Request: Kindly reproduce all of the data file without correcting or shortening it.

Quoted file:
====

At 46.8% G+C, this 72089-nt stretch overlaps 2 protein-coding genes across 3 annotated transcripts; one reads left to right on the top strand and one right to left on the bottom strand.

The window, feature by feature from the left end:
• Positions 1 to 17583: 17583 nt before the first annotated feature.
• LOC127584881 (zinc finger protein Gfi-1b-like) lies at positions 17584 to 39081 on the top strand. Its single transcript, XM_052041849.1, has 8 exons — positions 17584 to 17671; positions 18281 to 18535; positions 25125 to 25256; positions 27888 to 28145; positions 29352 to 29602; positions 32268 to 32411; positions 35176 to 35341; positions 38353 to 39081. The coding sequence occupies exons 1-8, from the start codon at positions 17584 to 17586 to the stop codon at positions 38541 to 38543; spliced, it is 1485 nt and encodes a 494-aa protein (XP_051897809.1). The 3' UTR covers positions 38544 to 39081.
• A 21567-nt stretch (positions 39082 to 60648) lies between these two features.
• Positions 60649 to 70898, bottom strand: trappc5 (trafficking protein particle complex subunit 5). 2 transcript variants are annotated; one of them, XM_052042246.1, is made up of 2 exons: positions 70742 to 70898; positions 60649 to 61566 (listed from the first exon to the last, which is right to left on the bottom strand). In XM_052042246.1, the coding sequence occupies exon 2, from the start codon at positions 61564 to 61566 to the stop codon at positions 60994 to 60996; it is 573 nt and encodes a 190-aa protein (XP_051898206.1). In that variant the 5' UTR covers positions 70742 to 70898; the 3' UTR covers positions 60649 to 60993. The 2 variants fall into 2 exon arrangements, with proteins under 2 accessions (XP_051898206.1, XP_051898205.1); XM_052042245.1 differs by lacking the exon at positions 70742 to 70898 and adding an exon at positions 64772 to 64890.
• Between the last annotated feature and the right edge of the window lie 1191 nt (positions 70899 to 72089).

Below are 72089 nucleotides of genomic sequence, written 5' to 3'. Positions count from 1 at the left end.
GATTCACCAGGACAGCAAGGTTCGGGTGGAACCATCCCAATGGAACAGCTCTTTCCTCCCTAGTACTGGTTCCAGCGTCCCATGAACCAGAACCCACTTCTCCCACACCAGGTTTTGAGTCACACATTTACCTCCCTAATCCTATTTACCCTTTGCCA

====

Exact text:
At 46.8% G+C, this 72089-nt stretch overlaps 2 protein-coding genes across 3 annotated transcripts; one reads left to right on the top strand and one right to left on the bottom strand.

The window, feature by feature from the left end:
• Positions 1 to 17583: 17583 nt before the first annotated feature.
• LOC127584881 (zinc finger protein Gfi-1b-like) lies at positions 17584 to 39081 on the top strand. Its single transcript, XM_052041849.1, has 8 exons — positions 17584 to 17671; positions 18281 to 18535; positions 25125 to 25256; positions 27888 to 28145; positions 29352 to 29602; positions 32268 to 32411; positions 35176 to 35341; positions 38353 to 39081. The coding sequence occupies exons 1-8, from the start codon at positions 17584 to 17586 to the stop codon at positions 38541 to 38543; spliced, it is 1485 nt and encodes a 494-aa protein (XP_051897809.1). The 3' UTR covers positions 38544 to 39081.
• A 21567-nt stretch (positions 39082 to 60648) lies between these two features.
• Positions 60649 to 70898, bottom strand: trappc5 (trafficking protein particle complex subunit 5). 2 transcript variants are annotated; one of them, XM_052042246.1, is made up of 2 exons: positions 70742 to 70898; positions 60649 to 61566 (listed from the first exon to the last, which is right to left on the bottom strand). In XM_052042246.1, the coding sequence occupies exon 2, from the start codon at positions 61564 to 61566 to the stop codon at positions 60994 to 60996; it is 573 nt and encodes a 190-aa protein (XP_051898206.1). In that variant the 5' UTR covers positions 70742 to 70898; the 3' UTR covers positions 60649 to 60993. The 2 variants fall into 2 exon arrangements, with proteins under 2 accessions (XP_051898206.1, XP_051898205.1); XM_052042245.1 differs by lacking the exon at positions 70742 to 70898 and adding an exon at positions 64772 to 64890.
• Between the last annotated feature and the right edge of the window lie 1191 nt (positions 70899 to 72089).

Below are 72089 nucleotides of genomic sequence, written 5' to 3'. Positions count from 1 at the left end.
GATTCACCAGGACAGCAAGGTTCGGGTGGAACCATCCCAATGGAACAGCTCTTTCCTCCCTAGTACTGGTTCCAGCGTCCCATGAACCAGAACCCACTTCTCCCACACCAGGTTTTGAGTCACACATTTACCTCCCTAATCCTATTTACCCTTTGCCA